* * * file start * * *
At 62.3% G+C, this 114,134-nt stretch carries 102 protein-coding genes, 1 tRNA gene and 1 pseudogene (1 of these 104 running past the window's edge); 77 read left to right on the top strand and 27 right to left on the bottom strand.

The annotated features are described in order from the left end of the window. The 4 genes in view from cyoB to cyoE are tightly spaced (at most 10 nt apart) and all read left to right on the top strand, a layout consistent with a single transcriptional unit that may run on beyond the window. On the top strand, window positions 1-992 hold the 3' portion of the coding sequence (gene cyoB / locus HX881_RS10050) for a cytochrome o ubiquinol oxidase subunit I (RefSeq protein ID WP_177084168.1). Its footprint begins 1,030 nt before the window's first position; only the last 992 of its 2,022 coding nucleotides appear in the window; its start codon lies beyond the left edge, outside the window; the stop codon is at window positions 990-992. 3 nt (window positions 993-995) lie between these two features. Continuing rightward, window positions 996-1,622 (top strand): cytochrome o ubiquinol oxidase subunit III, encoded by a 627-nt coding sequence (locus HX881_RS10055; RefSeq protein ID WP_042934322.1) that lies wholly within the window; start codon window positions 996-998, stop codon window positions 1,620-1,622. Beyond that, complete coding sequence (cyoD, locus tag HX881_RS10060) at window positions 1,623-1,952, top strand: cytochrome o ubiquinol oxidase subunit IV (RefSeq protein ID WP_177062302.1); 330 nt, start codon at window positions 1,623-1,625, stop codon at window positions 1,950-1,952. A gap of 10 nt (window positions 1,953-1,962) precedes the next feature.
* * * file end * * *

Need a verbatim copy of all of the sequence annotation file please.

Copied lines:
At 62.3% G+C, this 114,134-nt stretch carries 102 protein-coding genes, 1 tRNA gene and 1 pseudogene (1 of these 104 running past the window's edge); 77 read left to right on the top strand and 27 right to left on the bottom strand.

The annotated features are described in order from the left end of the window. The 4 genes in view from cyoB to cyoE are tightly spaced (at most 10 nt apart) and all read left to right on the top strand, a layout consistent with a single transcriptional unit that may run on beyond the window. On the top strand, window positions 1-992 hold the 3' portion of the coding sequence (gene cyoB / locus HX881_RS10050) for a cytochrome o ubiquinol oxidase subunit I (RefSeq protein ID WP_177084168.1). Its footprint begins 1,030 nt before the window's first position; only the last 992 of its 2,022 coding nucleotides appear in the window; its start codon lies beyond the left edge, outside the window; the stop codon is at window positions 990-992. 3 nt (window positions 993-995) lie between these two features. Continuing rightward, window positions 996-1,622 (top strand): cytochrome o ubiquinol oxidase subunit III, encoded by a 627-nt coding sequence (locus HX881_RS10055; RefSeq protein ID WP_042934322.1) that lies wholly within the window; start codon window positions 996-998, stop codon window positions 1,620-1,622. Beyond that, complete coding sequence (cyoD, locus tag HX881_RS10060) at window positions 1,623-1,952, top strand: cytochrome o ubiquinol oxidase subunit IV (RefSeq protein ID WP_177062302.1); 330 nt, start codon at window positions 1,623-1,625, stop codon at window positions 1,950-1,952. A gap of 10 nt (window positions 1,953-1,962) precedes the next feature.